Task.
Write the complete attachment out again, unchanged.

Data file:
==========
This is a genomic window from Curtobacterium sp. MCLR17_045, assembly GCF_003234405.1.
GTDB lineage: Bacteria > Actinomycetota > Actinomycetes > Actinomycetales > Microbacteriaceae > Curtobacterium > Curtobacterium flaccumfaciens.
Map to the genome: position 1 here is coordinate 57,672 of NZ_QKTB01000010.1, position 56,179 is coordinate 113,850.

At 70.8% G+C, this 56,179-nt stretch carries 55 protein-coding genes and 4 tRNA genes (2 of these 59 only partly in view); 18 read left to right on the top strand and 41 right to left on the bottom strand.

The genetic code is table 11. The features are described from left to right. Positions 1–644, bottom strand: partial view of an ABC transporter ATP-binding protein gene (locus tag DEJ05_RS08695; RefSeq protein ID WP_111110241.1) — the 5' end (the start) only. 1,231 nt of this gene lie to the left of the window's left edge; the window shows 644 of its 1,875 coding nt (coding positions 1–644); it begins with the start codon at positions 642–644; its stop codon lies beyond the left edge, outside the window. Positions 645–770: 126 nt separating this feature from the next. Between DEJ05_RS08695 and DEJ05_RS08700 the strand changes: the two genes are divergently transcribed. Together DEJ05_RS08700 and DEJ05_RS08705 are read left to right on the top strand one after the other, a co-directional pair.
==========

This is a genomic window from Curtobacterium sp. MCLR17_045, assembly GCF_003234405.1.
GTDB lineage: Bacteria > Actinomycetota > Actinomycetes > Actinomycetales > Microbacteriaceae > Curtobacterium > Curtobacterium flaccumfaciens.
Map to the genome: position 1 here is coordinate 57,672 of NZ_QKTB01000010.1, position 56,179 is coordinate 113,850.

At 70.8% G+C, this 56,179-nt stretch carries 55 protein-coding genes and 4 tRNA genes (2 of these 59 only partly in view); 18 read left to right on the top strand and 41 right to left on the bottom strand.

The genetic code is table 11. The features are described from left to right. Positions 1–644, bottom strand: partial view of an ABC transporter ATP-binding protein gene (locus tag DEJ05_RS08695; RefSeq protein ID WP_111110241.1) — the 5' end (the start) only. 1,231 nt of this gene lie to the left of the window's left edge; the window shows 644 of its 1,875 coding nt (coding positions 1–644); it begins with the start codon at positions 642–644; its stop codon lies beyond the left edge, outside the window. Positions 645–770: 126 nt separating this feature from the next. Between DEJ05_RS08695 and DEJ05_RS08700 the strand changes: the two genes are divergently transcribed. Together DEJ05_RS08700 and DEJ05_RS08705 are read left to right on the top strand one after the other, a co-directional pair.